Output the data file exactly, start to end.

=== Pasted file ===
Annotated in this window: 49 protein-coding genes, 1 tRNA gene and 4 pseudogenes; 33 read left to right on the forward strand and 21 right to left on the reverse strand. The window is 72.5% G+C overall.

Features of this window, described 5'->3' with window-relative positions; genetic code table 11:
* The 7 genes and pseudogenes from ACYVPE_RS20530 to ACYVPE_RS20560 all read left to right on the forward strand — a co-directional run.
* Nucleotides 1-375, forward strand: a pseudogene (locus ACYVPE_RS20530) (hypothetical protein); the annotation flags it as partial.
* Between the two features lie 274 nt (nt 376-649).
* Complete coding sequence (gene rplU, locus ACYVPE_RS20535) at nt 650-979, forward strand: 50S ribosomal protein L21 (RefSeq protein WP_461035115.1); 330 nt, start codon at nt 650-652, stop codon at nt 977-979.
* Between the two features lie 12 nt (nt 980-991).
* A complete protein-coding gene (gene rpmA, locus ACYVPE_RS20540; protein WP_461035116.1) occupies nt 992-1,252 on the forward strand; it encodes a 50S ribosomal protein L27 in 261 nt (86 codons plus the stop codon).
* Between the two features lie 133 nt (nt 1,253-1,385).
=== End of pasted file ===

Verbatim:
Annotated in this window: 49 protein-coding genes, 1 tRNA gene and 4 pseudogenes; 33 read left to right on the forward strand and 21 right to left on the reverse strand. The window is 72.5% G+C overall.

Features of this window, described 5'->3' with window-relative positions; genetic code table 11:
* The 7 genes and pseudogenes from ACYVPE_RS20530 to ACYVPE_RS20560 all read left to right on the forward strand — a co-directional run.
* Nucleotides 1-375, forward strand: a pseudogene (locus ACYVPE_RS20530) (hypothetical protein); the annotation flags it as partial.
* Between the two features lie 274 nt (nt 376-649).
* Complete coding sequence (gene rplU, locus ACYVPE_RS20535) at nt 650-979, forward strand: 50S ribosomal protein L21 (RefSeq protein WP_461035115.1); 330 nt, start codon at nt 650-652, stop codon at nt 977-979.
* Between the two features lie 12 nt (nt 980-991).
* A complete protein-coding gene (gene rpmA, locus ACYVPE_RS20540; protein WP_461035116.1) occupies nt 992-1,252 on the forward strand; it encodes a 50S ribosomal protein L27 in 261 nt (86 codons plus the stop codon).
* Between the two features lie 133 nt (nt 1,253-1,385).